Saturday, January 10, 2009

Stimulus to Date

Libé attempts an accurate accounting of French bailout and stimulus measures to date and reduces Patrick Devedjian's incredible figure of 428 billion euros to a more plausible 50-60 billion, including both loans to banks and new investment.

Which is still a lot of money--3 percent of GDP--but it's not all "stimulus," a point that Libé fails to make clearly. Sarkozy himself seems intent on obfuscating this point. He has been extolling the state for making "a good investment" by lending to banks at 9 pct. "Is there anyone here whose savings are invested today at 9%?" he taunted his audience.* Well, on the one hand, he's counting his chickens a bit soon: the loans haven't been repaid, and in the nature of things the risk of default is not insignificant. On the other hand, banks borrowing from the state at 9 pct must need the money pretty badly, and they're not likely to be lending it on at a higher rate. This is a backstop in the form of emergency bridge loans, not a stimulus.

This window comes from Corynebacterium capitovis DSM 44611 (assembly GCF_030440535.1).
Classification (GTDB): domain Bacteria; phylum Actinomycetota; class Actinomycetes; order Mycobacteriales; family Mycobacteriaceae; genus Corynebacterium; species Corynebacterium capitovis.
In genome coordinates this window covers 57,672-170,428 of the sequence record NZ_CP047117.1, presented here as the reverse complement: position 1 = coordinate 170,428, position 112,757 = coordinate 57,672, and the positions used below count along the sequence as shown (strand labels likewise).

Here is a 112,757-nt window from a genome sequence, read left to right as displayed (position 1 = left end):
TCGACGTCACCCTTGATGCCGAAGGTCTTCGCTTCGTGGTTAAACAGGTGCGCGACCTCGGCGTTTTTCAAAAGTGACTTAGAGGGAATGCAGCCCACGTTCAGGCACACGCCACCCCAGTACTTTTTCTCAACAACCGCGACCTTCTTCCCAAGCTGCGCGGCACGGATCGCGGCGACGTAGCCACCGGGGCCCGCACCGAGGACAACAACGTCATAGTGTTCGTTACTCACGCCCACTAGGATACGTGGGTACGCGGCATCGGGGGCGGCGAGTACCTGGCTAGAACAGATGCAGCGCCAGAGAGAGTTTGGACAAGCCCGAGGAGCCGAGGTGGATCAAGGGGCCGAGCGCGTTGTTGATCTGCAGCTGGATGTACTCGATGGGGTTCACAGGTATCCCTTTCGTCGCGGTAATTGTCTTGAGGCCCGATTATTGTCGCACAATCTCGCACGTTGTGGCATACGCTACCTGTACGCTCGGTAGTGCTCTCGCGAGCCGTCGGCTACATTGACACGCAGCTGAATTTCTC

*Mais surtout, c’est 10,5 milliards placés à 9%. Je demande : y-a-t’il un seul d’entre vous qui aujourd’hui a placé ses économies à 9%?

1 comment:

MYOS said...

Sarkofrance, a blog that does not like Sarkozy, offers this take on the French stimulus package v. the American stimulus package:

You're right: banks are not lending. Many small businesses are about to be bankrupt, even if they have work and orders.
The Gamelin story is a sad example that made the news: this shining example of a profitable business created in a rags-to-riches story was refused a bridge loan after 20 years with no-default, even though the company would collect payment and thus be able to repay it after its product was delivered and paid for. The business owner committed suicide around Christmas; his 23-year old daughter started a SOS on FaceBook to get enough money to at least pay the 120 workers who kept on working even though they were not paid.

Apparently, 3/4 French small business owners are concerned/worried right now, many more than in the US. I guess that's another Obama effect.